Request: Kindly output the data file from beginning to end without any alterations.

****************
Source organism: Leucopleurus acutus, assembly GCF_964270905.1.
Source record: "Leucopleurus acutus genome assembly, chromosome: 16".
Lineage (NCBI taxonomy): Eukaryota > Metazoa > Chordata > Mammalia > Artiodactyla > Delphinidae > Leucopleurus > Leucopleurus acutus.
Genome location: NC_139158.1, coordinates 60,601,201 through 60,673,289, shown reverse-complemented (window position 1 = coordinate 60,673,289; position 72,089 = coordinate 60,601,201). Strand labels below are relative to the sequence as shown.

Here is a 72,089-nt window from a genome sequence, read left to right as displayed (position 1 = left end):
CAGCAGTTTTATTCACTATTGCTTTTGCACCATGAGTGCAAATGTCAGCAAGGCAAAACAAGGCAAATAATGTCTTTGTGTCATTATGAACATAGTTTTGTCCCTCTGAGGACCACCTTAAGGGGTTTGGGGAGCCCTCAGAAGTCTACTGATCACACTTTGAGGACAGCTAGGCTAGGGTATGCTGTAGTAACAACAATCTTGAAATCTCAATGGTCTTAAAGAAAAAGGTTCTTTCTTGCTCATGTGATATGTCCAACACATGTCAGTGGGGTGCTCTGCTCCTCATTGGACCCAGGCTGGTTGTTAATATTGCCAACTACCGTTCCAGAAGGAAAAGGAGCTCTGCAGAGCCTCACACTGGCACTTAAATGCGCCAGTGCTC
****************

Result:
Source organism: Leucopleurus acutus, assembly GCF_964270905.1.
Source record: "Leucopleurus acutus genome assembly, chromosome: 16".
Lineage (NCBI taxonomy): Eukaryota > Metazoa > Chordata > Mammalia > Artiodactyla > Delphinidae > Leucopleurus > Leucopleurus acutus.
Genome location: NC_139158.1, coordinates 60,601,201 through 60,673,289, shown reverse-complemented (window position 1 = coordinate 60,673,289; position 72,089 = coordinate 60,601,201). Strand labels below are relative to the sequence as shown.

Here is a 72,089-nt window from a genome sequence, read left to right as displayed (position 1 = left end):
CAGCAGTTTTATTCACTATTGCTTTTGCACCATGAGTGCAAATGTCAGCAAGGCAAAACAAGGCAAATAATGTCTTTGTGTCATTATGAACATAGTTTTGTCCCTCTGAGGACCACCTTAAGGGGTTTGGGGAGCCCTCAGAAGTCTACTGATCACACTTTGAGGACAGCTAGGCTAGGGTATGCTGTAGTAACAACAATCTTGAAATCTCAATGGTCTTAAAGAAAAAGGTTCTTTCTTGCTCATGTGATATGTCCAACACATGTCAGTGGGGTGCTCTGCTCCTCATTGGACCCAGGCTGGTTGTTAATATTGCCAACTACCGTTCCAGAAGGAAAAGGAGCTCTGCAGAGCCTCACACTGGCACTTAAATGCGCCAGTGCTC